Based on Nissan Pathfinder Platinum
In 2013 the Nissan Pathfinder adopted a unibody platform to get better gas mileage and driving refinement. It is powered by a 3.5-liter V-6 and is offered in four trim levels: S, SV, SL and Platinum. Competitors include the Ford Explorer, Dodge Durango and Chevrolet Traverse. There is a hybrid v... Read Full Report
What We Like
What We Don't Like
Editor's note: This review was written in November 2012 about the 2013 Nissan Pathfinder. Little of substance has changed with this year's model. To see what's new for 2014, click here, or check out a side-by-side comparison of the two model years. Nissan admits that it's among the last automakers to offer a crossover with three rows of seats, something Honda and Toyota have... Read full review for the 2014 Nissan Pathfinder
Average based on 59 reviewsWrite a Review
We have owned our 2014 Pathfinder for 14 months and 26,000 miles. Great fun Suv to drive. Tows the boat great. Only issue has been rear parking sensor in below zero weather, or road salt coating on se... Read Full Review
Service & Repair
What you should get in your warranty can be confusing. Make sure you are informed.
Often called a basic warranty or new-vehicle warranty, a bumper-to-bumper policy covers components like air conditioning, audio systems, vehicle sensors, fuel systems and major electrical components. Most policies exclude regular maintenance like fluid top offs and oil changes, but a few brands have separate free-maintenance provisions, and those that do offer them is slowly rising. Bumper-to-bumper warranties typically expire faster than powertrain warranties.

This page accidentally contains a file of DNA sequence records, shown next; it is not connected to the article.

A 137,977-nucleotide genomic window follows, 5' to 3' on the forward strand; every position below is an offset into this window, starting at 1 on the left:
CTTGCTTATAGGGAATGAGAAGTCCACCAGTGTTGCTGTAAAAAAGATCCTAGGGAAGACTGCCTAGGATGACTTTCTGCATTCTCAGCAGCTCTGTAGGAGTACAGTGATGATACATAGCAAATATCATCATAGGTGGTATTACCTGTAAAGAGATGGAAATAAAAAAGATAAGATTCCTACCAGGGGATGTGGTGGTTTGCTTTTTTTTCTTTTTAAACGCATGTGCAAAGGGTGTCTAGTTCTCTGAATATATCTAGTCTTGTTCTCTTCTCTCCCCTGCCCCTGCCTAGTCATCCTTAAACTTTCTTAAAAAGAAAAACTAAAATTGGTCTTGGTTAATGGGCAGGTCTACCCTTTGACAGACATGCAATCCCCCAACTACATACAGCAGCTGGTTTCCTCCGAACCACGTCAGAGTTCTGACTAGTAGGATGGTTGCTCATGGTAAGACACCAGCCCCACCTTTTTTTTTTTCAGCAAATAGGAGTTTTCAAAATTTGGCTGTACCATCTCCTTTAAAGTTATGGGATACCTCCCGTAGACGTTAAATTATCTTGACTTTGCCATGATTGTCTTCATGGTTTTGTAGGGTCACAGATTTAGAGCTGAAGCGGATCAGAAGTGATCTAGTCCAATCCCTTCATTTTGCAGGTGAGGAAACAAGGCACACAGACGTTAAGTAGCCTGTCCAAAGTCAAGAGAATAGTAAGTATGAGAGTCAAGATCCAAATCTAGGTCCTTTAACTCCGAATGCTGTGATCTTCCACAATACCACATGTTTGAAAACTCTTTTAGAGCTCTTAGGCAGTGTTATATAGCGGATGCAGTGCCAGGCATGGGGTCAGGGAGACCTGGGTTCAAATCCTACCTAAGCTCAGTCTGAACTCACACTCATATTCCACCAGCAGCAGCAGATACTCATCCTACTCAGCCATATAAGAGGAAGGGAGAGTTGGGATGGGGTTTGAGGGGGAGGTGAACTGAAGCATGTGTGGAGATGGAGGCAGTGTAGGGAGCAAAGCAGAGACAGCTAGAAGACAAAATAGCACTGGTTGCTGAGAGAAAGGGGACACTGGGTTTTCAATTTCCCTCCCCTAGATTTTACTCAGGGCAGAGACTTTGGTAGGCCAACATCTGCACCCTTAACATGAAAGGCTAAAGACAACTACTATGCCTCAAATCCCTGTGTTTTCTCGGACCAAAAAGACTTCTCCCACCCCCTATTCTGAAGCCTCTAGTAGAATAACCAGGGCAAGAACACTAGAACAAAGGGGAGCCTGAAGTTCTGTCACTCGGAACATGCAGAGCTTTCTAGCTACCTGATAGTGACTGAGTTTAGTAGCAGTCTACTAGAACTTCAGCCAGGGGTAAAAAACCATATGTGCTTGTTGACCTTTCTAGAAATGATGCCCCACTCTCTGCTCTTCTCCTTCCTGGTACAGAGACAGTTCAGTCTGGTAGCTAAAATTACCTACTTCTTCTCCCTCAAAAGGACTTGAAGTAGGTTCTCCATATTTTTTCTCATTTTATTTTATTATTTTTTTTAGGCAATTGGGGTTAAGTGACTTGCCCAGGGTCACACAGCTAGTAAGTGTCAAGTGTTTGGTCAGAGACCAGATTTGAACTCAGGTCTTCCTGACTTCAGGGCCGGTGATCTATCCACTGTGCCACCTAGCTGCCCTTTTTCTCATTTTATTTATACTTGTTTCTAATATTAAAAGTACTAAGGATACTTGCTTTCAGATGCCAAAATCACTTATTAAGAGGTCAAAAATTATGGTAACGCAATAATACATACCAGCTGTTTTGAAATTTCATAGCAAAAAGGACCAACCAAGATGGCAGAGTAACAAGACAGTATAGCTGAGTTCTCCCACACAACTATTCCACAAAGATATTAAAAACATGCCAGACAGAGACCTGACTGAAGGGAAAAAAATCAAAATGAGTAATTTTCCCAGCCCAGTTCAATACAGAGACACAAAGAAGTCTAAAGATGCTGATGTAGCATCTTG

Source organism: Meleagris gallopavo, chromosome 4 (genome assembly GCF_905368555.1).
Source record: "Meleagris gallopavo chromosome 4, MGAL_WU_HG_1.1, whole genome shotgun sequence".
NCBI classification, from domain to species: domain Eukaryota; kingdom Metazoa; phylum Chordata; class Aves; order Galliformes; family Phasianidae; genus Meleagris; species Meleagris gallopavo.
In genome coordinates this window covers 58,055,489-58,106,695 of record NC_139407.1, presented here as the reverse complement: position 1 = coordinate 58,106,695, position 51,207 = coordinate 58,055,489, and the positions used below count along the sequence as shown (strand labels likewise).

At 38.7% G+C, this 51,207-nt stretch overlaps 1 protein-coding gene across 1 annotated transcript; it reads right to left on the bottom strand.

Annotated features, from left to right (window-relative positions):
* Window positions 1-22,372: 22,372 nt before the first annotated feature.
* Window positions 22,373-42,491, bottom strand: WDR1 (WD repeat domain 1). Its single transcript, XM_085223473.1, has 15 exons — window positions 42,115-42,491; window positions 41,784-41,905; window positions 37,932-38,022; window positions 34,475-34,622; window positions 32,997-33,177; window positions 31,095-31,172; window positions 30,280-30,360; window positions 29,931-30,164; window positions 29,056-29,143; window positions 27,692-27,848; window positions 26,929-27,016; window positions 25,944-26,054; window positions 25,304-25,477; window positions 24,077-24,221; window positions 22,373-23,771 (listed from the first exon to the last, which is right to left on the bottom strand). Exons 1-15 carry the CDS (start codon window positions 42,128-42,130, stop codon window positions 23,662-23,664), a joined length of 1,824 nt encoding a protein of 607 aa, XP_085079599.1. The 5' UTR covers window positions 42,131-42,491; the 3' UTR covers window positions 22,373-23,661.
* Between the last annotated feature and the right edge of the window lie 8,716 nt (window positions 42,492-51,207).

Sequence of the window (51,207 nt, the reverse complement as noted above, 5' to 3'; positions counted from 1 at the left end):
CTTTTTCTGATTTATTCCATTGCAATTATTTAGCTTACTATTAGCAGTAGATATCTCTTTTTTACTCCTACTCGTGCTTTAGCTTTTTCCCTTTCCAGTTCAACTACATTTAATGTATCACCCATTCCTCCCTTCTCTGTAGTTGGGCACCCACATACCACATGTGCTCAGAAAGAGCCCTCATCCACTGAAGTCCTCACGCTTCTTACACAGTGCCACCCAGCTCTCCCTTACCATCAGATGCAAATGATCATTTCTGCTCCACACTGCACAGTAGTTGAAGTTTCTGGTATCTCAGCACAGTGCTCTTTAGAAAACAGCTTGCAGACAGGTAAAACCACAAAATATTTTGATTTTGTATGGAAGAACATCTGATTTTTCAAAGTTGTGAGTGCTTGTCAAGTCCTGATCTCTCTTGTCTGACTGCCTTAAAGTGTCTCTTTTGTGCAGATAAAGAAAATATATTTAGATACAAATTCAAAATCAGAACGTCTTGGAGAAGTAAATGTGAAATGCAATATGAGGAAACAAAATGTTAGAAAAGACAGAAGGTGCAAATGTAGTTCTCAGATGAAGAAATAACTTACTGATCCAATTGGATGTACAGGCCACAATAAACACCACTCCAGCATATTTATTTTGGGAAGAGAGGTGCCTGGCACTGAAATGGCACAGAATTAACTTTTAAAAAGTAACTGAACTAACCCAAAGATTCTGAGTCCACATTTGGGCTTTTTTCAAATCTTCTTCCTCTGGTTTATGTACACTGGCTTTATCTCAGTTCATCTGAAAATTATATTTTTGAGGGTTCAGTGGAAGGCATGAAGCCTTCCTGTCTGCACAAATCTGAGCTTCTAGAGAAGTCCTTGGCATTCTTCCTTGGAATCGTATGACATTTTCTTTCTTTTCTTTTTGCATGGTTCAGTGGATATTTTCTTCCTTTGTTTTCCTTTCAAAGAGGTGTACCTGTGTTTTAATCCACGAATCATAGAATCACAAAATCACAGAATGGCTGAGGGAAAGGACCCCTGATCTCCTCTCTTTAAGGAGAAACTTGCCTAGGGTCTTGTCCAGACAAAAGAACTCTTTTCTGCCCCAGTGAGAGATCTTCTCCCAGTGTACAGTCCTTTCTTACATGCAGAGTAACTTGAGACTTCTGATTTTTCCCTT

Don't be misled a 10-year or 100,000-mile powertrain warranty doesn't promise a decade of free repairs for your car. It typically covers just the engine and transmission, along with any other moving parts that lead to the wheels, like the driveshaft and constant velocity joints. Some automakers also bundle seat belts and airbags into their powertrain warranties. With a few exceptions, powertrain warranties don't cover regular maintenance like engine tuneups and tire rotations.
Some automakers include roadside assistance with their bumper-to-bumper or powertrain warranties, while others have separate policies. These programs cover anything from flat-tire changes and locksmith services to jump-starts and towing. Few reimburse incidental costs like motel rooms (if you have to wait for repairs).
Free Scheduled Maintenance
Some automakers include free scheduled maintenance for items such as oil changes, air filters and tire rotations. Some include consumables including brake pads and windshield wipers; others do not. They are typically for the first couple of years of ownership of a new car.